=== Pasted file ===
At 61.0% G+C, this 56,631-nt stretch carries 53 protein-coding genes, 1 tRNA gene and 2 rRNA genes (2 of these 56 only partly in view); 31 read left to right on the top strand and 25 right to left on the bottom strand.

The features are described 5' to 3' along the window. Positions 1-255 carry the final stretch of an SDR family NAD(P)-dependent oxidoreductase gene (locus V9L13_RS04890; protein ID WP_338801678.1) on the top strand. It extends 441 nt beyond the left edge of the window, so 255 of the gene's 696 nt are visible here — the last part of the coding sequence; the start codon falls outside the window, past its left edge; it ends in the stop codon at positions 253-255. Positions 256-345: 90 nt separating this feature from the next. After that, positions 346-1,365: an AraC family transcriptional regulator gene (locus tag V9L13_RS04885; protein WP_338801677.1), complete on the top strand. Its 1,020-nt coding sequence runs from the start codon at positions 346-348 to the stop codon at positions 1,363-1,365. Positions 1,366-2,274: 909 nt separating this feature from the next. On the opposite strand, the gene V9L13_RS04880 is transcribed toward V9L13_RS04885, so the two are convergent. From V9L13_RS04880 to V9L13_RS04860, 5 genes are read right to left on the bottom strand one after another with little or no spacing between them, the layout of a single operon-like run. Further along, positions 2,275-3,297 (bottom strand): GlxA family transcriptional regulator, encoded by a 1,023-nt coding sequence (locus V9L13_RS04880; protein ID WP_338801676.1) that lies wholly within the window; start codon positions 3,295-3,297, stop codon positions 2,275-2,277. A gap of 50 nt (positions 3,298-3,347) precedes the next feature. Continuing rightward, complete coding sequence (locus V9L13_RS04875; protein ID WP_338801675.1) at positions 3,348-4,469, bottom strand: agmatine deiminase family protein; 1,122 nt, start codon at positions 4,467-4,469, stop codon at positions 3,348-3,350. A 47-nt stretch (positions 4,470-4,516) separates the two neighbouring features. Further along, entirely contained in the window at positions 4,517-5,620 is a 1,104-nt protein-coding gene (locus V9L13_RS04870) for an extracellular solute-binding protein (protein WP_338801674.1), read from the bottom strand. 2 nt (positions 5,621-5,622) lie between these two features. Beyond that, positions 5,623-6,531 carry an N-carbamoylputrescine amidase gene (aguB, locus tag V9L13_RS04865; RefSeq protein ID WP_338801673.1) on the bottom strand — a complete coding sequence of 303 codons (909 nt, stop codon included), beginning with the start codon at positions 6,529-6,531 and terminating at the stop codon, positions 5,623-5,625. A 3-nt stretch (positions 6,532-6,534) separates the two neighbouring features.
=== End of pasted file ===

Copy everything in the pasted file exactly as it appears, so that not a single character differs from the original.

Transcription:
At 61.0% G+C, this 56,631-nt stretch carries 53 protein-coding genes, 1 tRNA gene and 2 rRNA genes (2 of these 56 only partly in view); 31 read left to right on the top strand and 25 right to left on the bottom strand.

The features are described 5' to 3' along the window. Positions 1-255 carry the final stretch of an SDR family NAD(P)-dependent oxidoreductase gene (locus V9L13_RS04890; protein ID WP_338801678.1) on the top strand. It extends 441 nt beyond the left edge of the window, so 255 of the gene's 696 nt are visible here — the last part of the coding sequence; the start codon falls outside the window, past its left edge; it ends in the stop codon at positions 253-255. Positions 256-345: 90 nt separating this feature from the next. After that, positions 346-1,365: an AraC family transcriptional regulator gene (locus tag V9L13_RS04885; protein WP_338801677.1), complete on the top strand. Its 1,020-nt coding sequence runs from the start codon at positions 346-348 to the stop codon at positions 1,363-1,365. Positions 1,366-2,274: 909 nt separating this feature from the next. On the opposite strand, the gene V9L13_RS04880 is transcribed toward V9L13_RS04885, so the two are convergent. From V9L13_RS04880 to V9L13_RS04860, 5 genes are read right to left on the bottom strand one after another with little or no spacing between them, the layout of a single operon-like run. Further along, positions 2,275-3,297 (bottom strand): GlxA family transcriptional regulator, encoded by a 1,023-nt coding sequence (locus V9L13_RS04880; protein ID WP_338801676.1) that lies wholly within the window; start codon positions 3,295-3,297, stop codon positions 2,275-2,277. A gap of 50 nt (positions 3,298-3,347) precedes the next feature. Continuing rightward, complete coding sequence (locus V9L13_RS04875; protein ID WP_338801675.1) at positions 3,348-4,469, bottom strand: agmatine deiminase family protein; 1,122 nt, start codon at positions 4,467-4,469, stop codon at positions 3,348-3,350. A 47-nt stretch (positions 4,470-4,516) separates the two neighbouring features. Further along, entirely contained in the window at positions 4,517-5,620 is a 1,104-nt protein-coding gene (locus V9L13_RS04870) for an extracellular solute-binding protein (protein WP_338801674.1), read from the bottom strand. 2 nt (positions 5,621-5,622) lie between these two features. Beyond that, positions 5,623-6,531 carry an N-carbamoylputrescine amidase gene (aguB, locus tag V9L13_RS04865; RefSeq protein ID WP_338801673.1) on the bottom strand — a complete coding sequence of 303 codons (909 nt, stop codon included), beginning with the start codon at positions 6,529-6,531 and terminating at the stop codon, positions 5,623-5,625. A 3-nt stretch (positions 6,532-6,534) separates the two neighbouring features.